The coffee didn't taste as good

Yesterday morning, I stopped into my local Starbucks cafe before starting a two-hour drive to a client meeting.  I was looking forward to a relaxing drive on a beautiful Southern California day and listening to some new music.  I was expecting to purchase an Audio CD along with my Vente Coffee of the Day at Starbucks. 

Instead … what did I see?  A forlorn spinner rack standing right in the middle of the store with only two Audio CDs left on display.  I was surprised and disappointed.  I was expecting to browse the rack and purchase a new CD for my drive.  I did buy the coffee.  But it didn't taste as good as it usually does.  My expectations were not met.  Therefore everything else didn't seen so satisfying.

Over the past few years Starbucks has produced some innovative recordings on their Hear Music label.  I have particularly enjoyed their “Artist's Choice” series – the music that influenced popular artists like Joni Mitchell, Tony Bennett and Norah Jones.  I really wanted to acquire a new album – and at Starbucks you pay full price for the music.  It would have made the drive even more pleasant, it would have made the coffee taste even fresher, it would have engaged all of my senses … instead, I walked away unsatisfied.  The coffee didn't taste as good.

If you operate a retail store you must meet the expectations of your core customers.  You must engage them and delight them.  When a customer walks into your store he or she has a certain expectation – to find something specific, to browse, to ask for your advice or help in making a selection.  They want something, even if they can't quite articulate it.

But … they primarily judge your store by the first impression that you make on them.  Yesterday, Starbucks mad a terrible first impression on me.  And, I still have a bad taste in my mouth because of it.  I wanted to buy a CD – I did not want to see an abandoned CD spinner rack taking up prime floor space! 

For me, whenever I walk into a store and the displays look “picked-over” or disheveled, my first impression is – “This store doesn't care.  The employees don't care enough to re-stock and re-merchandise the shelves.  The management does not care what impression they make on their customers.”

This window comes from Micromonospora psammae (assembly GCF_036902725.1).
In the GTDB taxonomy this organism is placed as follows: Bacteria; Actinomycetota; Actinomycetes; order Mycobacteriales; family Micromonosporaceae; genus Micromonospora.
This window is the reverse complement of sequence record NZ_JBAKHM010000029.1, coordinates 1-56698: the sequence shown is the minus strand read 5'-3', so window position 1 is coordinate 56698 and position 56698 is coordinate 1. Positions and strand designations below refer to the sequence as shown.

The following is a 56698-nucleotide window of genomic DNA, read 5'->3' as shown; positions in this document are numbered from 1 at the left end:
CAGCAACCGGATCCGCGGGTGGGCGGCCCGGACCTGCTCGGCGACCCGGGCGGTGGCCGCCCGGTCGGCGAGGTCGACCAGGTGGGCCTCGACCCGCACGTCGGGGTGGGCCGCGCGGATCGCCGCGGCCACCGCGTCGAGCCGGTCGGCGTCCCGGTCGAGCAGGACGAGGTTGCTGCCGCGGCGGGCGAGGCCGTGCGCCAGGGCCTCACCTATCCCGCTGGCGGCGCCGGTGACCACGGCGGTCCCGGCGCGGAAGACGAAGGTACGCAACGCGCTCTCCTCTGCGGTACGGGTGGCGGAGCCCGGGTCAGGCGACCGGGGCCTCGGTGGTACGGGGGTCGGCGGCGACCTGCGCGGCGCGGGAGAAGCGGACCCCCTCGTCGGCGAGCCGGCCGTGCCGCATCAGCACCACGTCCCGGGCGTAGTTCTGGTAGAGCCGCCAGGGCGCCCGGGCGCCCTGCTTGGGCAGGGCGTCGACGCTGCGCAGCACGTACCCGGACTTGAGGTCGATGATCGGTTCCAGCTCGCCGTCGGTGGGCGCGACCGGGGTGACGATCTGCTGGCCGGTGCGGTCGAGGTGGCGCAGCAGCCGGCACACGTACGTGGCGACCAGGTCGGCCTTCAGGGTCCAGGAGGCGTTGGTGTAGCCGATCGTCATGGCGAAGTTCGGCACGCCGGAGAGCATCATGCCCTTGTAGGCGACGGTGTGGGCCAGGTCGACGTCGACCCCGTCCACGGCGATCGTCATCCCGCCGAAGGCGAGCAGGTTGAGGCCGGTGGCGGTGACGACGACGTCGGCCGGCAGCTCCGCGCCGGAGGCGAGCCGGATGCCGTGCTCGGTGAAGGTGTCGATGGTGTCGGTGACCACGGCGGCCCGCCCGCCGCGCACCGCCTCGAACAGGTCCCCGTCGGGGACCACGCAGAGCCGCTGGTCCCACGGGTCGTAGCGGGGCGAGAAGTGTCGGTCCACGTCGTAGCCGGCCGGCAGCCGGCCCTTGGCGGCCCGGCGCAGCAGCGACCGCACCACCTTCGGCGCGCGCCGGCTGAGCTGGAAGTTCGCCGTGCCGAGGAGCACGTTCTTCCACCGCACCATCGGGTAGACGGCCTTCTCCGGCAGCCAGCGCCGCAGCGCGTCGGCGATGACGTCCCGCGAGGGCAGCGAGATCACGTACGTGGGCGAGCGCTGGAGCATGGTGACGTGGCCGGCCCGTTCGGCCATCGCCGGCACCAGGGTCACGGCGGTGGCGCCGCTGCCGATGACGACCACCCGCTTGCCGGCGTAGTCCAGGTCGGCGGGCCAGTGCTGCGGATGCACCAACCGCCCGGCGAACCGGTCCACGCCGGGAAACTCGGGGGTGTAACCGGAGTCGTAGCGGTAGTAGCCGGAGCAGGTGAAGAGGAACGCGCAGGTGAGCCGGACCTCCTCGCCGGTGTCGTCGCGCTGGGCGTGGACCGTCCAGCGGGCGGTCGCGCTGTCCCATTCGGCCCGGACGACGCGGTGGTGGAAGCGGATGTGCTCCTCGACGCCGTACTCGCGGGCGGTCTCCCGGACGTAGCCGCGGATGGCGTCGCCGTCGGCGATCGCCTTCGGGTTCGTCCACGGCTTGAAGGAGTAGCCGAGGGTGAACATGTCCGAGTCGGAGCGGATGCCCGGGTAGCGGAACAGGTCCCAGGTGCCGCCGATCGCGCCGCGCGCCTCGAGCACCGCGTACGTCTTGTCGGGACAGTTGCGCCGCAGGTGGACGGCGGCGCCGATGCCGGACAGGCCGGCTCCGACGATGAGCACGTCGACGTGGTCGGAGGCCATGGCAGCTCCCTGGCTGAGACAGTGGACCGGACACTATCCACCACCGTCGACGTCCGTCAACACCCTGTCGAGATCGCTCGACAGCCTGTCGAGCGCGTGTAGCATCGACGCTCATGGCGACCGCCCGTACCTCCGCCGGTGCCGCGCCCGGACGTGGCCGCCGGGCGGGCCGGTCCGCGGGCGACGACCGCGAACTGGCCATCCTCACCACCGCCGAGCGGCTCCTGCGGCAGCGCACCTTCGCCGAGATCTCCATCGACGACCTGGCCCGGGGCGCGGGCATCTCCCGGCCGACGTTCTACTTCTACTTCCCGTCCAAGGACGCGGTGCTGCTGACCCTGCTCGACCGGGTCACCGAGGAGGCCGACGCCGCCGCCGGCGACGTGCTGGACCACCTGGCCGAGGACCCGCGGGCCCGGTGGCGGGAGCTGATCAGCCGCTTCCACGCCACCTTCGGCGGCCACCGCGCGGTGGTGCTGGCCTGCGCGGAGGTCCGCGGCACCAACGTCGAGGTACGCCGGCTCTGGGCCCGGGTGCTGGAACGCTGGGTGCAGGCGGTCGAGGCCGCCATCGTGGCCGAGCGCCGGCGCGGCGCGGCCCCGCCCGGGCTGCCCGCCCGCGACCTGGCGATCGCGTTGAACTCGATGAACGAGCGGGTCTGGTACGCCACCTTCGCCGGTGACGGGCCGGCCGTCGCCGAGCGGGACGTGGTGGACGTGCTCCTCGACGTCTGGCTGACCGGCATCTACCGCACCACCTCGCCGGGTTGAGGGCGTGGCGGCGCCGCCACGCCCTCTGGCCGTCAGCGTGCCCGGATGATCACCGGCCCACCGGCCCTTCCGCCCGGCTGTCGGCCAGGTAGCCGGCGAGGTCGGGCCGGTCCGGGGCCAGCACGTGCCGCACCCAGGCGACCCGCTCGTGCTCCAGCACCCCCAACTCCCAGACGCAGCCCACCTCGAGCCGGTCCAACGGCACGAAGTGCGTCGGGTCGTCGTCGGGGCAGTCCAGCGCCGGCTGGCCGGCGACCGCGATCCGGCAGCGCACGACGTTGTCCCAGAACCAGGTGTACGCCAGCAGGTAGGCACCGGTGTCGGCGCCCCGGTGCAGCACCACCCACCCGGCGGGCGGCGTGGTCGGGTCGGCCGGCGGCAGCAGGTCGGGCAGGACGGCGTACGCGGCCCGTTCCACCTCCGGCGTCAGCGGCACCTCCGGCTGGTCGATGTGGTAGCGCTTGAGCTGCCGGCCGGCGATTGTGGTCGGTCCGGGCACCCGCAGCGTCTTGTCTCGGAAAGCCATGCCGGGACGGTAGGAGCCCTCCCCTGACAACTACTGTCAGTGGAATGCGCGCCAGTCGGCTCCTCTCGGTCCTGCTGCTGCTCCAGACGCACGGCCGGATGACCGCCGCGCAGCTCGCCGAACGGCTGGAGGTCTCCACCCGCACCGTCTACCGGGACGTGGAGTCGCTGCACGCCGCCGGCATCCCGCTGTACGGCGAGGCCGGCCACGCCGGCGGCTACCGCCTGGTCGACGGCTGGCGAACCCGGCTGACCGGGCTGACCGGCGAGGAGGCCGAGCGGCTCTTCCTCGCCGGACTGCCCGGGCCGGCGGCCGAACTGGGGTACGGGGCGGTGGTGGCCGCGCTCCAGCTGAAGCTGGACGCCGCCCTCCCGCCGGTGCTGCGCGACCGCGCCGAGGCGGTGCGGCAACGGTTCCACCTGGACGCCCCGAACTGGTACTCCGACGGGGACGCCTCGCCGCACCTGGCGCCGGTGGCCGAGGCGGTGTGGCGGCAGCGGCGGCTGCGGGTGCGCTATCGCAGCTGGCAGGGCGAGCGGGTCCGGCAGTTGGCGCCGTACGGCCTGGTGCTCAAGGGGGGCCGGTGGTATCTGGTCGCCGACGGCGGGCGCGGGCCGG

I always felt this way when I walked into a CompUSA store.  And look what has happened there – half the stores in the chain are being closed.  It happened to KMart – the largest retail store bankruptcy ever.  Can it happen in your store?

Let's go back to my Starbucks experience.  That rack did not become depleted over night.  I was in the store a hour after they opened so I doubt that there was a rush of record buyers in the store at 6:00 a.m.  No … that rack has been standing there like a tree that has lost all but a few of its leaves for several days – if not weeks.  Where was the manager?  How could he or the employees tolerate that?  If they didn't have replenishment CDs to fill the rack the solution was simple – simply move it to the storage room.  Don't let your customers see an eyesore when they first walk into your store!

Learn to see your business through the eyes of your customer.  That eyesore left me with the sense that perhaps the beans were not freshly ground.  That the pastries were a few days old and stale.  That the restrooms might not have been serviced.  That I might not go back to Starbucks as often as in the past.  All because of one abandoned Audio CD spinner rack.  I felt as abandoned as the two CDs left in the rack.  I felt cheated.  Starbucks took more than my money yesterday.  They robbed me of my expectation – to enjoy a new CD while driving on a beautiful day.

I remembered a passage from Jaynie L. Smith's book, “Creating Competitive Advantage.”  She talked about her days working with Pan Am Airways:

“If the flights left and arrived on time, passengers felt generally positive about things like food, service, and comfort.  If the flights were delayed, however, passengers gave us low marks for everything, from check-in to after-dinner coffee.”

That's what airline passengers want – to take off on- time and to get to their destination safely and on-time.  Herb kelleher started Southwest Airlines with just that in mind:

“If you get your passengers to their destinations when they want to get there, on time, at the lowest possible fares, and make darn sure they have a good time doing it, people will fly your airline.”

That is a winning business plan – and it works for any industry.  it doesn't matter what products you sell or services that you offer.  “If you focus on the things that your customers care about most, they will keep coming back.”  I urge you to purchase “The Competitive Advantage” and take its principles to heart.  To come out ahead today you MUST have a competitive advantage – and your customers must see how it benefits them to do business with you.

As a footnote.  For years, passengers consistently rated Southwest Airlines food service the best in the industry.  And they NEVER served food – just nuts!  But they got passenger off on-time.  And they made sure that they go to their destination safely and on-time.  They met their customers expectations. 

And the coffee tasted great!


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